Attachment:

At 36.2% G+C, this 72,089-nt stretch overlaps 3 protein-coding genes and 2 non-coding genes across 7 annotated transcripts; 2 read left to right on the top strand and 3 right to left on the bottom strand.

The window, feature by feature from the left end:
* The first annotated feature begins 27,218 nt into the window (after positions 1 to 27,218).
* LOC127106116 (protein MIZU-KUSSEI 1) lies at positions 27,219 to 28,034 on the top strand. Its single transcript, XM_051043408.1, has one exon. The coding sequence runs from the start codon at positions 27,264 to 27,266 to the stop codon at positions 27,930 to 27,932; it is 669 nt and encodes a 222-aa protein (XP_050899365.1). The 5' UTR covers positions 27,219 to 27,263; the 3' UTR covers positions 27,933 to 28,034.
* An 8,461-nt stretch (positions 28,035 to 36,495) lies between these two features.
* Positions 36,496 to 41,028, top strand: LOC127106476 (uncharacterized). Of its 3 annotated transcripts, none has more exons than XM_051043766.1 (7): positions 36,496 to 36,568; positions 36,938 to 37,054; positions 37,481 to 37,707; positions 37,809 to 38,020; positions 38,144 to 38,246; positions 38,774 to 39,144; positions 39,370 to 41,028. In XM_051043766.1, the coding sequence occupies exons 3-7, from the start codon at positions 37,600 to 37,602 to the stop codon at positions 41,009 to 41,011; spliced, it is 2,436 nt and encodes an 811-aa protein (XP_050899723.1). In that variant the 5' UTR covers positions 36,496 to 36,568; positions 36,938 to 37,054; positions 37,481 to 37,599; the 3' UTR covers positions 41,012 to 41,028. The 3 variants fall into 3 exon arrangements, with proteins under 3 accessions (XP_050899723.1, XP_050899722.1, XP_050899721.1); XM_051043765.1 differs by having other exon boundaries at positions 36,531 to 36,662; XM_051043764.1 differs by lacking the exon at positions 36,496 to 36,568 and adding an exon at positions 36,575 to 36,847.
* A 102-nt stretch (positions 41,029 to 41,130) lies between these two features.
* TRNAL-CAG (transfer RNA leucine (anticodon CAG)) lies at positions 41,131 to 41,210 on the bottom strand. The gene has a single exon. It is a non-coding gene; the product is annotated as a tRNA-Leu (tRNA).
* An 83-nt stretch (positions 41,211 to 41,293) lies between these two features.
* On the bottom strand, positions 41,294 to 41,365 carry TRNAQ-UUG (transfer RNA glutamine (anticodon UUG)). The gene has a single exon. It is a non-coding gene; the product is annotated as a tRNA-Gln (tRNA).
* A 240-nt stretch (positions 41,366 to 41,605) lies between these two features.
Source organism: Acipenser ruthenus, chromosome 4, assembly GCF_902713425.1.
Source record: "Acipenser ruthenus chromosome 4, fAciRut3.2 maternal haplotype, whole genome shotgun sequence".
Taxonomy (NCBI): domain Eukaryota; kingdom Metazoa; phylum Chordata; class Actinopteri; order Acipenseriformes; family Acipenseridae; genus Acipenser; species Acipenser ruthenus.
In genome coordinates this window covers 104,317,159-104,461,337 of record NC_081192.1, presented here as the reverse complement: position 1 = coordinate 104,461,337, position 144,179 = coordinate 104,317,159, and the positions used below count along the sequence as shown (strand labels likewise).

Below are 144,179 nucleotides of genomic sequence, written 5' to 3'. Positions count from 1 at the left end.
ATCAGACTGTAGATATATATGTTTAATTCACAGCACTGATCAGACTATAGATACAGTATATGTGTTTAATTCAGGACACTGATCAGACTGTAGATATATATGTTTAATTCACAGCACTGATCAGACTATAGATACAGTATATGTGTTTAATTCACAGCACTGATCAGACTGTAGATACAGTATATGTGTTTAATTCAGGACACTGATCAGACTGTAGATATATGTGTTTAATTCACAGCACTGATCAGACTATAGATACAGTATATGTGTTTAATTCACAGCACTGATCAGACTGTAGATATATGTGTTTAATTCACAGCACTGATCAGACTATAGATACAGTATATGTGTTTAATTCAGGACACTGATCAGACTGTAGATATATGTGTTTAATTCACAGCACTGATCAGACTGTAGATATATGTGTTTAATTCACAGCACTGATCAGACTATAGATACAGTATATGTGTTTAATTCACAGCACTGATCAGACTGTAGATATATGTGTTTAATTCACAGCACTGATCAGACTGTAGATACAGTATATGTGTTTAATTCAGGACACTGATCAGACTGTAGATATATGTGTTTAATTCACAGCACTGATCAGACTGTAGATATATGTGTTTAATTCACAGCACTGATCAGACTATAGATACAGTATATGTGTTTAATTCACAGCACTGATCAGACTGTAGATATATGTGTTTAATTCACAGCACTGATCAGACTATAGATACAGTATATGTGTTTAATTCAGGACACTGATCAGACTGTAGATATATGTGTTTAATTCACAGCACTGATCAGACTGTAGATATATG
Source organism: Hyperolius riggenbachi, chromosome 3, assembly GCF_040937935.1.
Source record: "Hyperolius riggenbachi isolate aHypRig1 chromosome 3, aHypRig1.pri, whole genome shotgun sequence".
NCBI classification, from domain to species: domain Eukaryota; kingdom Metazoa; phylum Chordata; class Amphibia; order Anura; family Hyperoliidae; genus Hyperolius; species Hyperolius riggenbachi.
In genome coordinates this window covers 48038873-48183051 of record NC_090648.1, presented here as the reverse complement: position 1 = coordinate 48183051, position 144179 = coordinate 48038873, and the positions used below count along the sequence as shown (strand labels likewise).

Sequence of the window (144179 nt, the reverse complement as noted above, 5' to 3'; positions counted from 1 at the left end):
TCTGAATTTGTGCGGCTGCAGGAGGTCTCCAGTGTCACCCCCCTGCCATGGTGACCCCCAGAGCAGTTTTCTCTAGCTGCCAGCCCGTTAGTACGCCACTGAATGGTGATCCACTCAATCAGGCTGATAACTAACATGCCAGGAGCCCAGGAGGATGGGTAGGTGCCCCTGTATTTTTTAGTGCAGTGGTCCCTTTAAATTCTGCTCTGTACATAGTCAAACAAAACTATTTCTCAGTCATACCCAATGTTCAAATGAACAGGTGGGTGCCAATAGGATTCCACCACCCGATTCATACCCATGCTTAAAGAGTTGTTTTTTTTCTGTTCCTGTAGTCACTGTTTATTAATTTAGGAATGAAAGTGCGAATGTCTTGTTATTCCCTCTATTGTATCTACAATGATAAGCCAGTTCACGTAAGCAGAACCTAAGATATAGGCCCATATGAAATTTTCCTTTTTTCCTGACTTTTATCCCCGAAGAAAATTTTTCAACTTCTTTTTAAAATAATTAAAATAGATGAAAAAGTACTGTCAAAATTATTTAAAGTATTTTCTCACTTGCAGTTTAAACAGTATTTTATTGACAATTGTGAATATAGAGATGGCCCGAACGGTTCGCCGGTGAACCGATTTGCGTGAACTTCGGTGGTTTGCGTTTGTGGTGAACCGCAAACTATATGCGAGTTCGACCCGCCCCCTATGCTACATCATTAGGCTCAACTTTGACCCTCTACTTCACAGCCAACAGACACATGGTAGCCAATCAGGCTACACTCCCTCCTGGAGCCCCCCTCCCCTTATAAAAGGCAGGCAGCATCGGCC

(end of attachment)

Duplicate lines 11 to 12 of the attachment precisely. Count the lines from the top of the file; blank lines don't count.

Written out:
* A 240-nt stretch (positions 41,366 to 41,605) lies between these two features.
Source organism: Acipenser ruthenus, chromosome 4, assembly GCF_902713425.1.